Drivin' N' Cryin'

By William Brents

Why aren't there more bands like Drivin' N' Cryin'? That's a question I put to myself and several friends after we witnessed the band's highly combustible July 18 show at the Phoenix Hill Tavern.

Now don't get me wrong. I'm not saying I'd like to see an army of Drivin' N' Cryin' wannabe bands crop up around the region, although I'd rather experience that than, let's say, a plethora of Van Halen bands born all over again.

I'm not all that familiar with Drivin' N' Cryin's background, but by listening and observing I got the impression that this band has paid its share of dues and expressed an authentic, old-fashioned rock 'n' roll attitude that every rock band wants, but few truly have.

While touring in support of their potent Fly Me Courageous LP, they've been fortunate enough to find a home on MTV as well as our hometown rock station, WQMF. That explained the fervent sold-out crowd which gathered for this seemingly unlimited power-chord feast.

Vocalist, guitarist and leader Kevn Kinney is convincing both as a hard rocker and as a soothing folk artist. Joining Kinney was guitarist Buren Fowler, bassist Tim Nielson and drummer Jeff Sullivan.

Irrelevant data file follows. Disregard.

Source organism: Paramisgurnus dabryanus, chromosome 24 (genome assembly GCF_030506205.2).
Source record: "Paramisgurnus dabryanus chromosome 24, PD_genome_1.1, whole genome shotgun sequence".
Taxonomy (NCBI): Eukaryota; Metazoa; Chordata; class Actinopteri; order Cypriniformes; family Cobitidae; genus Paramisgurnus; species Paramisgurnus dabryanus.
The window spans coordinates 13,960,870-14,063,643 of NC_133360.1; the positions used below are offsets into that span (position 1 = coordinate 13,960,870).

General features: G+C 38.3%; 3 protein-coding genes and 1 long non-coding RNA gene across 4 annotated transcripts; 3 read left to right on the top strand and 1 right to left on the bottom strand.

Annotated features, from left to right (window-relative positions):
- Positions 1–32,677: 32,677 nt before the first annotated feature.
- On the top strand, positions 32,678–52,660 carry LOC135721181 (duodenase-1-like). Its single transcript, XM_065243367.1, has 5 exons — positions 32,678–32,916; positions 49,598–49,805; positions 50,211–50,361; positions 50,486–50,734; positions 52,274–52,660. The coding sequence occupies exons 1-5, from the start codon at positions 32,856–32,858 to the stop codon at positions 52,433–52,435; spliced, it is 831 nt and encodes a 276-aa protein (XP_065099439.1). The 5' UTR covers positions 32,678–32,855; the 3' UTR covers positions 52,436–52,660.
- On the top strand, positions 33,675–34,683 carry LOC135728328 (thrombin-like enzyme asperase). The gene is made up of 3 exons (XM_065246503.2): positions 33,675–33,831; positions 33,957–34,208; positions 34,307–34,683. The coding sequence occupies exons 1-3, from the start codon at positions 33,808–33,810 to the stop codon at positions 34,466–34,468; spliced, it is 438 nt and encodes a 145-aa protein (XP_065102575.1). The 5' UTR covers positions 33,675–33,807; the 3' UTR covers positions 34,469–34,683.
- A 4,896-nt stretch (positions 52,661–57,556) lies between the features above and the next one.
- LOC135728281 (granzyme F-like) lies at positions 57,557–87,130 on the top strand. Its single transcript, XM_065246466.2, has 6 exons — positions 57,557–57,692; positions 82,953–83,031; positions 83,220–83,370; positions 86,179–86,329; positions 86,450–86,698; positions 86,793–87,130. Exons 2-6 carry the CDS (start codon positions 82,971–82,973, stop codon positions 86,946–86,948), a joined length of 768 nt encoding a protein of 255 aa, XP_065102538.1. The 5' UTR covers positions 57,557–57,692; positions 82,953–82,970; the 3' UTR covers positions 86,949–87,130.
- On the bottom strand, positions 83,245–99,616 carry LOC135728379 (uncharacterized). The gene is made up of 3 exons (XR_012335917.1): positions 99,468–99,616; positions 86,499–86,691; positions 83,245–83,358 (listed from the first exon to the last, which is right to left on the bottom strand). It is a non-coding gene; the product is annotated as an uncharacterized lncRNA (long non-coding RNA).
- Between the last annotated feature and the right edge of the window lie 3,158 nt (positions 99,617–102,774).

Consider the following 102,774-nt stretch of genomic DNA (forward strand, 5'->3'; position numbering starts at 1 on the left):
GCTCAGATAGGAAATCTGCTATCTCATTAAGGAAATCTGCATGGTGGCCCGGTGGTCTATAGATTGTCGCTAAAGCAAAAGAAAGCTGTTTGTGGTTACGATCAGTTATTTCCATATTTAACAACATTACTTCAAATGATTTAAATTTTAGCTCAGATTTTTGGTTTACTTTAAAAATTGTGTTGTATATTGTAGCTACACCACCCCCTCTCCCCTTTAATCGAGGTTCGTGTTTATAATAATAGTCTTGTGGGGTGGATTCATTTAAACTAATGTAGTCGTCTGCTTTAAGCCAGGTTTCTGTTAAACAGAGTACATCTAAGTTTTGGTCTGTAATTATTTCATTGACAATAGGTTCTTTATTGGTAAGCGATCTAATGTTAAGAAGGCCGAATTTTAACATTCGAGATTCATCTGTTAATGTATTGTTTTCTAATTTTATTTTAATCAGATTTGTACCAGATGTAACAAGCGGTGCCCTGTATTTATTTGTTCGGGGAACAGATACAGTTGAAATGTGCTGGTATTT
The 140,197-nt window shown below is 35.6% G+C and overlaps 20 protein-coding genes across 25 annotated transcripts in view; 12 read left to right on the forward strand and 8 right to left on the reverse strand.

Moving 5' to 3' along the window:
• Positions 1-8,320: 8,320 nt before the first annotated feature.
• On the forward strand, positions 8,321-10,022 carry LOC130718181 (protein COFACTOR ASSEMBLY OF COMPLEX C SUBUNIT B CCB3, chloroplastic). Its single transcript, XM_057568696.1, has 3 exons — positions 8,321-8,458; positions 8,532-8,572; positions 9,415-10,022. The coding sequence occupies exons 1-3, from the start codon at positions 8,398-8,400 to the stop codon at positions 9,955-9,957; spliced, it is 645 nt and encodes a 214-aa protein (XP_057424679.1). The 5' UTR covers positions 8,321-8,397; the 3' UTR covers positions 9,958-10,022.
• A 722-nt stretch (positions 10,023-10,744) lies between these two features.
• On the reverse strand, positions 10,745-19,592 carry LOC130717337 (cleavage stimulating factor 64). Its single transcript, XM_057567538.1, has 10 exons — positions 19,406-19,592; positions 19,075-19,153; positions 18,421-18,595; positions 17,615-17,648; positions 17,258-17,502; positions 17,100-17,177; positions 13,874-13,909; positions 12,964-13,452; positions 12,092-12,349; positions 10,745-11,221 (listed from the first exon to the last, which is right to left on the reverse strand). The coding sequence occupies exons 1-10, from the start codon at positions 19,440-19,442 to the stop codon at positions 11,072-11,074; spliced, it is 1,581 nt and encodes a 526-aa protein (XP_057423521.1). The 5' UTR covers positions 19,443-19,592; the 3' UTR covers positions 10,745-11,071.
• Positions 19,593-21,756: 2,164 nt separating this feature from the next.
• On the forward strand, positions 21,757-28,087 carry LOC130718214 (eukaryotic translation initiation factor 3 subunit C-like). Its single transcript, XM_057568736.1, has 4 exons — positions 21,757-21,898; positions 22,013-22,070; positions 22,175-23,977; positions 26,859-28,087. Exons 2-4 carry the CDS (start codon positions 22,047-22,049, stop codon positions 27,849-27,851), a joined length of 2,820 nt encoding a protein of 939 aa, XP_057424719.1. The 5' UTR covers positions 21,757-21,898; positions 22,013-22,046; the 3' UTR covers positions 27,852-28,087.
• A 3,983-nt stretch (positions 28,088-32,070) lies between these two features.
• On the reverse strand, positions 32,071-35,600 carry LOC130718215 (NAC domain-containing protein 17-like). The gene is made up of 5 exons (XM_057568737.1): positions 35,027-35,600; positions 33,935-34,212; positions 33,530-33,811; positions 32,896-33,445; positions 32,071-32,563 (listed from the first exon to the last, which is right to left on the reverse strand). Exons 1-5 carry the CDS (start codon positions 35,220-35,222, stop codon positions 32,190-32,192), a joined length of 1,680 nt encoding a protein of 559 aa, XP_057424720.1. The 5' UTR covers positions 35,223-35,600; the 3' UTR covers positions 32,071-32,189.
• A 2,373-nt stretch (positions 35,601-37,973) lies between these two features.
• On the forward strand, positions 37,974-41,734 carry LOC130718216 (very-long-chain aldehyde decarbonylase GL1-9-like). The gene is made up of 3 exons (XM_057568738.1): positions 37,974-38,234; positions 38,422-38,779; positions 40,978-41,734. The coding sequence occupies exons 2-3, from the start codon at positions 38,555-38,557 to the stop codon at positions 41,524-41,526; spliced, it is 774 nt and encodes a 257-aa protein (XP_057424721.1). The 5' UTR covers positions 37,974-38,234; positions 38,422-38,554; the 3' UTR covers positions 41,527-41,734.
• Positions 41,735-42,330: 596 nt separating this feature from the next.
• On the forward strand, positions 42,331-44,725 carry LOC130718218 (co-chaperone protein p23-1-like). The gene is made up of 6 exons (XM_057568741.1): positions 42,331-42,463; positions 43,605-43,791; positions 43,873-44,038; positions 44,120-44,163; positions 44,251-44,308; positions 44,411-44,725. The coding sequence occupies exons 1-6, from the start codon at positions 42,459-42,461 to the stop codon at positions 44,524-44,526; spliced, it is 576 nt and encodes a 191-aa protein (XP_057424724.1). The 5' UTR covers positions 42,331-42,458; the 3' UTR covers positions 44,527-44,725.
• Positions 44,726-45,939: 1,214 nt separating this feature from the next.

During the first hour Drivin' N' Cryin' were relentless, playing loud, crunching guitar rock.

The two songs that really fired up the crowd were, of course, "Fly Me Courageous" and "Build a Fire," but those songs paled by comparison to the opening number "Rush Hour," an AC/DC-ish headbanger. "The Innocent," "Chain Reaction" and "Look What You've Done to Your Brother," are well-written, energizing songs that were stunningly executed.

But they're much more than just a high velocity band. They proved that on "For You," a poignant mid-tempo tune. The latter portion of the show had Kinney performing a trio of solo acoustic songs that I found enjoyable, but the audience seemed uninterested and, like a room full of Black Sabbath addicts, they craved yet for more bombastic material.

So what do you think Drivin' N' Cryin' did? You guessed it, Kinney put away his beautiful acoustic guitar and retrieved his red rockin' axe for several more rave-ups, including a brilliant cover of The Seeds' 1967 hit "Pushin' too Hard."

Second guitarist Fowler never overextended himself during his short, refreshing sonic solos, and the rhythm section of Nielson and Sullivan definitely laid some thunder down.

I've been to better shows, but I can't recall very many that offered more great hook-laden songs than this Atlanta, Ga., quartet did.